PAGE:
How to be Nostradamus … or … How to Construct a Product Roadmap in an Agile Environment
Here’s the ultimate contradiction for Product Managers. Most of us want to work in an agile fashion, building in two or three week increments while responding to market feedback.
Yet we’re also being asked to steward a roadmap that might look out a year or two. This is paradoxical. These are two opposing religions! How can I root for Liverpool and ManU? How can I be an early bird and a night owl? How can I enjoy and at the same time detest country music?
The truth is that the roadmap is a useful tool for many teams. For product managers, the roadmap is a way to thoughtfully lay out a product vision or strategy. For marketers, the roadmap is a tool to activate the market. For salespeople, the roadmap is a tool to cover up for feature gaps in the product when closing an opportunity. (That last one made you shudder a bit, didn’t it?) It’s hard to find fault with any of the utilizations. Each team is using this tool to accomplish the very thing that gets them paid.
Here’s the problem: Product managers are pulled in two directions. On one hand, we live sprint to sprint, iterating on the product and responding to real-time customer feedback. Yet, with a roadmap, we’re also being asked to predict the future.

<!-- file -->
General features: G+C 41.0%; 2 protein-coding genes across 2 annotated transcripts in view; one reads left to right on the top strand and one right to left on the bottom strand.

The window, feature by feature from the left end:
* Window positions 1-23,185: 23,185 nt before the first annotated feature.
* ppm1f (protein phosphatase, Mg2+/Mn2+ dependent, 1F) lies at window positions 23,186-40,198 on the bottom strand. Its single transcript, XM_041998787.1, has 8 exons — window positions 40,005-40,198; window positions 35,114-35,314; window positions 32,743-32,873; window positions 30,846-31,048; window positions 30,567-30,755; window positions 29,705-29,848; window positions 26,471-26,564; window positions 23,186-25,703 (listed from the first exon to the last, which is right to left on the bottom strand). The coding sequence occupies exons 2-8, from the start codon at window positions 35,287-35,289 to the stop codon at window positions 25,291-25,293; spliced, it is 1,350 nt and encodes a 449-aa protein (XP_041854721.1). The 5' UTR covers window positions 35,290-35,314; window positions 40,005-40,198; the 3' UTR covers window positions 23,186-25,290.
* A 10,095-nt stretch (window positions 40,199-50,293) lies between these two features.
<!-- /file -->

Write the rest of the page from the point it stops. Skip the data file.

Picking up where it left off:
I am going to do something sacrilegious to a PM: Try and make everyone happy at once. How? Reframe your roadmap to not be around features, but around problems. Adjectives over nouns. Problems are often easier to predict. As an added bonus, honing in on problems helps us rationalize as product people. For example, do I really want to invest in chatGPT right now? What problem is it solving for the customer?
This approach does not lock in the roadmap for the next three years. The world changes and you may select different problems to solve in the future. However, it’s less of a commitment around features and provides more flexibility as you continue to learn from customers.
The other trick to employ in roadmap communication is defining bounds. They work like this: “To solve Problem A, we will at least do [thing A] and at most [thing B]. The bounds don’t need to be part of the roadmap but should be maintained as responses if your roadmap audience asks for more detail around the problem solution. For example, instead of integrating with a specific SaaS app, the roadmap will specify that we want to open up our product to other services in the ecosystem. Someone might ask: What does that mean? Well, at the very least we want to improve our API to be consumable by more external services. At most, it could mean building direct integrations to apps like A,B,C.
The “problem-lens” is most attractive to customers because it conveys empathy and an outside-in approach to product strategy. No longer are we focused on our product and its features, we’re focused on customer problems, challenges and goals.
(By the way, did you know I’m hosting a course on data analysis for PM’s? We’d love to have you! (And use promo code PILOT23 for 50% off of the course.)